AOTW Review :: Kendrick Lamar – Good Kid, m.A.A.d City
November 15th 2012
Oftentimes it’s rewarding to be ignorant of hype and listen to an album with zero expectations. However, this is an almost unachievable goal in a world where listeners are constantly flooded with opinions on new music. You can imagine the hype machine’s flurry of activity as word spread of rising rapper Kendrick Lamar’s record – ‘Good Kid, m.A.A.d City’ – including high-profile production and superstar guest verses, on top of Dre’s involvement in the project.
As easy as you might think it would be to check facts on a database as extensive as the internet, people can take Pitchfork reviews for gospel and create mini cyclones of ‘purple monkey dishwasher’ scenarios which spread interpretations as fact. To circumvent at least one of these misconceptions, Lamar makes the album’s intentions clear by printing “a short film by Kendrick Lamar” on the cover. It might seem to make the album a little too obvious, but it truly allows the listener to enjoy the album as it was intended by the artist, despite all the hype.
Listening to the album, it’s clear that Lamar’s intention was to tell a chronological story: one that is constantly intriguing and thoughtfully pieced together. With the listener cast as Lamar’s shadow in this ‘film’, the first track conjures up images of a seventeen year old Kendrick who encounters his first real taste of the danger that many of the following years would be filled with. That danger comes from a girl he meets at a house party (as always, right?!). He says of her: “family history of gangbanging did make me sceptical, but not enough” as he starts to fall into the trap. The end of the track leaves the ominous image of our protagonist driving the final couple of blocks to the girl’s house and seeing her waiting for him, only to be confronted with “two niggas two black hoodies, I froze as my phone rang”. Then we’re left listening to a long voicemail message from Lamar’s parents, voicing their concerns about the crowd he’s getting involved with, and asking for him to return their car. The end of the tale is left up to the imagination, before a new one begins.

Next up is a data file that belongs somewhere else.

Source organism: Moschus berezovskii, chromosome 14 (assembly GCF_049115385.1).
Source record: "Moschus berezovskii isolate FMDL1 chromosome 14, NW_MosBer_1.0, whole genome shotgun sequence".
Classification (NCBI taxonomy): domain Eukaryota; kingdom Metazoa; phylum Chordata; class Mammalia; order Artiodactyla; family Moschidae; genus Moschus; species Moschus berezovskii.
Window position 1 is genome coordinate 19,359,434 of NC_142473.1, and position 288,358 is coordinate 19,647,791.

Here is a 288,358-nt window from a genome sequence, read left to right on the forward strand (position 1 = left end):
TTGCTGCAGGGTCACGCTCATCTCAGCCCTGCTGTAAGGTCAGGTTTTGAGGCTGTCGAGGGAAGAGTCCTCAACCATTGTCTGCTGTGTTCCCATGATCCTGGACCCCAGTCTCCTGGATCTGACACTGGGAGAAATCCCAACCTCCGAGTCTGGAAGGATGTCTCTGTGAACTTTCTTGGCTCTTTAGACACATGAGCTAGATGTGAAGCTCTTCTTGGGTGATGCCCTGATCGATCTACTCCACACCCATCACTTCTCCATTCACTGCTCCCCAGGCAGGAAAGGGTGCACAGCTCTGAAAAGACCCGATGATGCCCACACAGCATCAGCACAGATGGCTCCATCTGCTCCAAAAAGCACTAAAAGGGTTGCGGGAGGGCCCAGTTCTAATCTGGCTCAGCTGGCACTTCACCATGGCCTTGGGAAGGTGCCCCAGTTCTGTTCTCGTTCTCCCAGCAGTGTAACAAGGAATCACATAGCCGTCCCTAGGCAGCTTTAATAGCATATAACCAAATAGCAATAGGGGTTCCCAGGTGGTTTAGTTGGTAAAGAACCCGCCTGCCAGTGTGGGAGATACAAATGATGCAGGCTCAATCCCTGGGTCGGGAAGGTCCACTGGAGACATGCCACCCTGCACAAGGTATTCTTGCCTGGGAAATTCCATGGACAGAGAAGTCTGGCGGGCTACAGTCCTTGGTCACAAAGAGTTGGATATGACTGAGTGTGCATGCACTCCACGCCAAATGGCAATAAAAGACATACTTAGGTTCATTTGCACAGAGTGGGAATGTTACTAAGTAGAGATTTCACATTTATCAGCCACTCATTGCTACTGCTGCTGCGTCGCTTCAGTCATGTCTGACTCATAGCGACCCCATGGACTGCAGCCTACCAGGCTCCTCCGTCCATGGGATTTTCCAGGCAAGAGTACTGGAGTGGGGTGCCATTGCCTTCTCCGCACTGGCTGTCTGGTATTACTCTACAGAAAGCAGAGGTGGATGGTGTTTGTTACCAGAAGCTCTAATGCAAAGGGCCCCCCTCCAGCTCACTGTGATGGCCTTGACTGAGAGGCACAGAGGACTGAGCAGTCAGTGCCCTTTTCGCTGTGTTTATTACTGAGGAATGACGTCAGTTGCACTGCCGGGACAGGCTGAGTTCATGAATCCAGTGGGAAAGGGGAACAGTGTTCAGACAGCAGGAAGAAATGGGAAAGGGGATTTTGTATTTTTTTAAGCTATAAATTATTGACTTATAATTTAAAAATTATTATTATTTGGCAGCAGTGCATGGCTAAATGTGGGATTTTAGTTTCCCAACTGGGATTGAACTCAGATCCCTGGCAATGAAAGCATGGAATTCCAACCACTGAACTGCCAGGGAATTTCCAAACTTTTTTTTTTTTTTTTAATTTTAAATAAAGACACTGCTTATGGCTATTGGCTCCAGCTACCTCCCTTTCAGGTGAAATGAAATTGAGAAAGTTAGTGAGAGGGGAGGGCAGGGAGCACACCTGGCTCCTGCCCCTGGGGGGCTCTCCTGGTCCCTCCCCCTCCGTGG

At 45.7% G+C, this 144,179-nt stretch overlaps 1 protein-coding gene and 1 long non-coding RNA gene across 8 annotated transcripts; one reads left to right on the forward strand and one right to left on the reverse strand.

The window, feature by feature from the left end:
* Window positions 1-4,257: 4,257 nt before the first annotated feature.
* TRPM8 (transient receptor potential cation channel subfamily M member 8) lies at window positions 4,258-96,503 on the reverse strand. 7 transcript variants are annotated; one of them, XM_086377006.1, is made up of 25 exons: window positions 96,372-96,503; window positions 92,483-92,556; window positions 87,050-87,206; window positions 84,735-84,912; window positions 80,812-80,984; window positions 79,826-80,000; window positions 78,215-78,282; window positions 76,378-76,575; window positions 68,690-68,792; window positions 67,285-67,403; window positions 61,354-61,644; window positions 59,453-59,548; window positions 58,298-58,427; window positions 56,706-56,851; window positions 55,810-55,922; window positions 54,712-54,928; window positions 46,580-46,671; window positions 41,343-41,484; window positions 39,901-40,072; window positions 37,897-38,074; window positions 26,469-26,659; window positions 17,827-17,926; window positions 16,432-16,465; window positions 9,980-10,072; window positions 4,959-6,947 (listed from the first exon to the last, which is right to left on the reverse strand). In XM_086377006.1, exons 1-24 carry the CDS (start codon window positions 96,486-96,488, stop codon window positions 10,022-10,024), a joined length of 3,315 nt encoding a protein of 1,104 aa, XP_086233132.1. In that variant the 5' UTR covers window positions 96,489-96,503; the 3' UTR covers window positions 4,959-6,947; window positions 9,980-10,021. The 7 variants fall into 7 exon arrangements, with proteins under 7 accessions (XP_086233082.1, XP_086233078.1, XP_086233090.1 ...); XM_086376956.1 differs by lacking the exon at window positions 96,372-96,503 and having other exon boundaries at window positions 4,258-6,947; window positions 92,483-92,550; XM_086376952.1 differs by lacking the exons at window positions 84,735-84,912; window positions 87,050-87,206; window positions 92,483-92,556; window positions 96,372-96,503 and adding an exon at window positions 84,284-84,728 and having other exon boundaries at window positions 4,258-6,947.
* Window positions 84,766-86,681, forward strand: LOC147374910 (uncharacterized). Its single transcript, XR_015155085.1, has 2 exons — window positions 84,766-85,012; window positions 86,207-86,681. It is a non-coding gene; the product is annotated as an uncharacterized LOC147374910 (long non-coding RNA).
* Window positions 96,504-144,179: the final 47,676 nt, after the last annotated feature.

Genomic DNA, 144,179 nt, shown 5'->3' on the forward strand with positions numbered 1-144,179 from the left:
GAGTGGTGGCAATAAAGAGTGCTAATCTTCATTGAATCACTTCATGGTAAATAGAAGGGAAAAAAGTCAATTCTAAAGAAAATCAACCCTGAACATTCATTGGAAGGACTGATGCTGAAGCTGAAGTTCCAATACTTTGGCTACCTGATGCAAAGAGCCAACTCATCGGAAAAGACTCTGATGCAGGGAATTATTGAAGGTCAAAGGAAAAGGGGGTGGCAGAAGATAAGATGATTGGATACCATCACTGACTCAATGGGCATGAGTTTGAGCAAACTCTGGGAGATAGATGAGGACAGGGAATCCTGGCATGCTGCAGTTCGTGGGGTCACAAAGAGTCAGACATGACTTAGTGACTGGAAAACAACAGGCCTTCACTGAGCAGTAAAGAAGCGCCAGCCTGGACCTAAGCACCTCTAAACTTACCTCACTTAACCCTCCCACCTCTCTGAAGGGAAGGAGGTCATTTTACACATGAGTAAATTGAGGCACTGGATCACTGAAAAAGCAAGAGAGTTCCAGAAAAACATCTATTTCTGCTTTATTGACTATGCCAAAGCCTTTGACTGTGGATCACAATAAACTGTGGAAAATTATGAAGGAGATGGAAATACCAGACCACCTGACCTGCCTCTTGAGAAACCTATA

The album jumps around between stories like this, outlining the overarching curve of the man’s life so far, as well as dropping the listener directly into tiny moments of Kendrick’s youth – such as rapping over a beat tape with his boys in his fledgling years. From his rap career to alcohol problems and issues with gang culture, it’s quite a journey.
The actual rapping is full of character. The man switches between different voices and characters on a whim, much like Nicki Minaj did in her stunning verse from Kanye West’s ‘Monster’. However unlike Minaj, Lamar delivers a huge record at the right time, that displays both his technical skill and artistic relevancy, rather than just coating everything in easily-digestible sweetness. Kendrick has a dream, and he knows how to pursue it.